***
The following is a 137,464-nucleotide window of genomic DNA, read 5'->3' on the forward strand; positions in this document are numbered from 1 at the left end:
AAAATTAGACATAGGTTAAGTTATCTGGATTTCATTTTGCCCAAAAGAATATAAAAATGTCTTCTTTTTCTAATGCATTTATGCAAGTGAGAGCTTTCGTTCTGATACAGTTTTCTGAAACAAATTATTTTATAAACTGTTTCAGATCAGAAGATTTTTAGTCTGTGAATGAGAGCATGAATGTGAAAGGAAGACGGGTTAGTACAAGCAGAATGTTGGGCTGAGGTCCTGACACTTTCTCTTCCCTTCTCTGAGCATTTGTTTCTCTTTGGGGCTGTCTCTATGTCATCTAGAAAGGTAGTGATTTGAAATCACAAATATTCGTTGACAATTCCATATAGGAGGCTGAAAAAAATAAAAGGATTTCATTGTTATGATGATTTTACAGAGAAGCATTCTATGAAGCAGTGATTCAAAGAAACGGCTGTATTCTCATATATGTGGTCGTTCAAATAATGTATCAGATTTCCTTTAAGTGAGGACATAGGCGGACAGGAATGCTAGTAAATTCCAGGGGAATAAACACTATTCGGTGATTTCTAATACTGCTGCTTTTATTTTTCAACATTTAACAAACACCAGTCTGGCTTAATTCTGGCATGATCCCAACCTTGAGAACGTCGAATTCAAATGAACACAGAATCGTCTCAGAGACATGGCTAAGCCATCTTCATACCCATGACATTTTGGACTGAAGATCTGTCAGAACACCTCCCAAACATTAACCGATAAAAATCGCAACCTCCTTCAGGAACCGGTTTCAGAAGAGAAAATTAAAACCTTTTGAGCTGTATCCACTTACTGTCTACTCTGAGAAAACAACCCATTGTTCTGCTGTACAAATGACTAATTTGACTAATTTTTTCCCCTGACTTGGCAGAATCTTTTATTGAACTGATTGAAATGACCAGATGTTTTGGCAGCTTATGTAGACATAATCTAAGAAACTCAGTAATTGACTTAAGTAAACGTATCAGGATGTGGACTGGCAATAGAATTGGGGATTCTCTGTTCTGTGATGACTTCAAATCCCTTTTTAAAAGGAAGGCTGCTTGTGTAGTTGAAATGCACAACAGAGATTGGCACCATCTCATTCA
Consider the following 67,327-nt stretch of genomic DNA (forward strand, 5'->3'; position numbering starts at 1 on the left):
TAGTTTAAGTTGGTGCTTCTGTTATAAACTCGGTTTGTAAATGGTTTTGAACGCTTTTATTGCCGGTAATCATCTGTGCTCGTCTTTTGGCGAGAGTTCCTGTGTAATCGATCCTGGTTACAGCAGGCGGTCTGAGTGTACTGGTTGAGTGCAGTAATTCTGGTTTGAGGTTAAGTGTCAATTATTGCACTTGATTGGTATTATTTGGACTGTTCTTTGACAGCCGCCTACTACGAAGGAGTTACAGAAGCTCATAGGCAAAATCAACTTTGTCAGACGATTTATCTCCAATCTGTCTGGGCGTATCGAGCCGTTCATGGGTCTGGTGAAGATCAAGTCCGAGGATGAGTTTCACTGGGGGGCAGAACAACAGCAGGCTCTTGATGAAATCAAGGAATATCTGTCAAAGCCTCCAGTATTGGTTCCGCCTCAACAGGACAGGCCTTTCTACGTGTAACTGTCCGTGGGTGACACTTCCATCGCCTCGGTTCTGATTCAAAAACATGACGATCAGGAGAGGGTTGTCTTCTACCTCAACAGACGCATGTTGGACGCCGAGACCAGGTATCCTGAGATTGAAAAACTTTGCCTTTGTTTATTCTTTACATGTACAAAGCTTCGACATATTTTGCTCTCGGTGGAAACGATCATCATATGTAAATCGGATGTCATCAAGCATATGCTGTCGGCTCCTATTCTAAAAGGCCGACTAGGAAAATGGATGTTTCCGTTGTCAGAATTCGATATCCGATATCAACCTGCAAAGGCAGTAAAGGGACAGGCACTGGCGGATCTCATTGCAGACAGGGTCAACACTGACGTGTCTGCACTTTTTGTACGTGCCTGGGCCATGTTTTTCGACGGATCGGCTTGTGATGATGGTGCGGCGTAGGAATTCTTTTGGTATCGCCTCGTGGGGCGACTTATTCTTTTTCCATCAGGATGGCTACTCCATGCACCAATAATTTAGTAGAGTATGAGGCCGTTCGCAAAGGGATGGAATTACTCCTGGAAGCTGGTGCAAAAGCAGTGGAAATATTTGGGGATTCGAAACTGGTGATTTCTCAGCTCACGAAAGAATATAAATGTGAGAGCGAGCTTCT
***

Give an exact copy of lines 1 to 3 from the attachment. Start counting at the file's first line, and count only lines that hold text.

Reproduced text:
The following is a 137,464-nucleotide window of genomic DNA, read 5'->3' on the forward strand; positions in this document are numbered from 1 at the left end:
AAAATTAGACATAGGTTAAGTTATCTGGATTTCATTTTGCCCAAAAGAATATAAAAATGTCTTCTTTTTCTAATGCATTTATGCAAGTGAGAGCTTTCGTTCTGATACAGTTTTCTGAAACAAATTATTTTATAAACTGTTTCAGATCAGAAGATTTTTAGTCTGTGAATGAGAGCATGAATGTGAAAGGAAGACGGGTTAGTACAAGCAGAATGTTGGGCTGAGGTCCTGACACTTTCTCTTCCCTTCTCTGAGCATTTGTTTCTCTTTGGGGCTGTCTCTATGTCATCTAGAAAGGTAGTGATTTGAAATCACAAATATTCGTTGACAATTCCATATAGGAGGCTGAAAAAAATAAAAGGATTTCATTGTTATGATGATTTTACAGAGAAGCATTCTATGAAGCAGTGATTCAAAGAAACGGCTGTATTCTCATATATGTGGTCGTTCAAATAATGTATCAGATTTCCTTTAAGTGAGGACATAGGCGGACAGGAATGCTAGTAAATTCCAGGGGAATAAACACTATTCGGTGATTTCTAATACTGCTGCTTTTATTTTTCAACATTTAACAAACACCAGTCTGGCTTAATTCTGGCATGATCCCAACCTTGAGAACGTCGAATTCAAATGAACACAGAATCGTCTCAGAGACATGGCTAAGCCATCTTCATACCCATGACATTTTGGACTGAAGATCTGTCAGAACACCTCCCAAACATTAACCGATAAAAATCGCAACCTCCTTCAGGAACCGGTTTCAGAAGAGAAAATTAAAACCTTTTGAGCTGTATCCACTTACTGTCTACTCTGAGAAAACAACCCATTGTTCTGCTGTACAAATGACTAATTTGACTAATTTTTTCCCCTGACTTGGCAGAATCTTTTATTGAACTGATTGAAATGACCAGATGTTTTGGCAGCTTATGTAGACATAATCTAAGAAACTCAGTAATTGACTTAAGTAAACGTATCAGGATGTGGACTGGCAATAGAATTGGGGATTCTCTGTTCTGTGATGACTTCAAATCCCTTTTTAAAAGGAAGGCTGCTTGTGTAGTTGAAATGCACAACAGAGATTGGCACCATCTCATTCA
Consider the following 67,327-nt stretch of genomic DNA (forward strand, 5'->3'; position numbering starts at 1 on the left):